Prices were also supported by growing concerns about supply disruptions in the Middle East and Africa.
New York's main contract, West Texas Intermediate for delivery in September, climbed 64 cents to USD 108.53 a barrel and Brent North Sea crude for September rose 50 cents to USD 110.04.
"Crude prices have reacted to global growth, with both US and China the top two largest users of crude," Kelly Teoh, market strategist at IG Markets Singapore, said in a note.
"Signs of growth in these two economies are positive for crude prices," she said.
The Institute for Supply Management on Friday said its US manufacturing purchasing managers' index (PMI) leaped to a two-year high of 55.4 in July, 4.5 percentage points higher than June's 50.9 level.
A reading above 50 indicates growth, while anything below signals contraction. China's official PMI also showed a surprise increase to 50.3 last month from 50.1 in June, a rare piece of positive economic data from the Asian economic power, which has been slowing in recent months.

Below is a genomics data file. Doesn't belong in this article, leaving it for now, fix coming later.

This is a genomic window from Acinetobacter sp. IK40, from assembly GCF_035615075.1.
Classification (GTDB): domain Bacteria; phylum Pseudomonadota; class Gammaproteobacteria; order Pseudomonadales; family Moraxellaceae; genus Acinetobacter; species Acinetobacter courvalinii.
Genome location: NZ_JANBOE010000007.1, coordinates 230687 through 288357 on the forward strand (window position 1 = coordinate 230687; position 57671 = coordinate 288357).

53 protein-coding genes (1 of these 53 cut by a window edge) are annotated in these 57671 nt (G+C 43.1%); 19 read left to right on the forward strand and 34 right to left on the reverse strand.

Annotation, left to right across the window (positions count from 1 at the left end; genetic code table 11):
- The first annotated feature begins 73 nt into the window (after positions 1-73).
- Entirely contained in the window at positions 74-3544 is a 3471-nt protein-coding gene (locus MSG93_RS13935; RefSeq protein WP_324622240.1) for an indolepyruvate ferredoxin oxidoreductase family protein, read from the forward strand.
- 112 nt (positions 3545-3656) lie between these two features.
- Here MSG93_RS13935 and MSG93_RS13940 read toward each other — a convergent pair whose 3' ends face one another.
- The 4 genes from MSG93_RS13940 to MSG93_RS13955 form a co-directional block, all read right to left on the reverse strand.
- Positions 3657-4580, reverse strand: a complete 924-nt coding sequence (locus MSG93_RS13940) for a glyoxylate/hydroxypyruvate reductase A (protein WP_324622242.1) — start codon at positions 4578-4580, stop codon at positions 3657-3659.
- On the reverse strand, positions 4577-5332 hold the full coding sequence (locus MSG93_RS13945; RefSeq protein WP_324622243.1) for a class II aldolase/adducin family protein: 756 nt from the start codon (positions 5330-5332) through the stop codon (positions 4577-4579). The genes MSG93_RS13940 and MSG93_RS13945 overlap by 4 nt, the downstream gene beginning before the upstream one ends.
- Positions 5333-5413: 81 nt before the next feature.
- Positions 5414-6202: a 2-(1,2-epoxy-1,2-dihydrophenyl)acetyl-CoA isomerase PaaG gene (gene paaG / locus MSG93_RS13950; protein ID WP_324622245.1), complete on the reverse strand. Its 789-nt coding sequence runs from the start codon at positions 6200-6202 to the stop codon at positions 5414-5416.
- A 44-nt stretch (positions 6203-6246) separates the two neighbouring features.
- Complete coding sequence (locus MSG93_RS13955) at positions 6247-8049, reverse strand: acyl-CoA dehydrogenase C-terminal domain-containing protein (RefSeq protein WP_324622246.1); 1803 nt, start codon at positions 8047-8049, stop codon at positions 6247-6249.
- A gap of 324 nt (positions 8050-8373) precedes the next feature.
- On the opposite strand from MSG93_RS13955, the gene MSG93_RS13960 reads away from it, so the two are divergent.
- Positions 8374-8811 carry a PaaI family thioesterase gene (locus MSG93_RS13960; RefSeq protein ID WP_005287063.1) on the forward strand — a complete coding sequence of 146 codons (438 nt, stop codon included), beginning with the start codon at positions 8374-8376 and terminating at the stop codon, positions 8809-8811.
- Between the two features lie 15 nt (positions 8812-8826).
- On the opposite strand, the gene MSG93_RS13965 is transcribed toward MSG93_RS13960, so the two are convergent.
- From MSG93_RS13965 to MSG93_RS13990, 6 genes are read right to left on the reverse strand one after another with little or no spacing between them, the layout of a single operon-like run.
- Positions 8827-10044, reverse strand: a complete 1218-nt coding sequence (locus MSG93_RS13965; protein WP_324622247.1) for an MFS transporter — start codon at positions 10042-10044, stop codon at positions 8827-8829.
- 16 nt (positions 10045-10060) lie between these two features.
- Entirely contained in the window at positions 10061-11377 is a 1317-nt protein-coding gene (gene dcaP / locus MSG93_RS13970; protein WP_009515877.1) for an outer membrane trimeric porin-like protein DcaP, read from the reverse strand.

"It is clear that the Chinese government is doing what it can to keep the economy going and it will not allow growth to miss the seven percent target," Teoh said.
Meanwhile, investors are keeping a close watch on potential supply disruptions in the Middle East and Africa, analysts said.
"Protests in Libya's oilfields, insurgents targeting Iraq's pipeline, technical problems and oil thefts in Nigeria (have) brought about worries about the availability of supplies," said Lee Chen Hoay, investment analyst at Phillip Futures in Singapore.


Latest News  from Business News Desk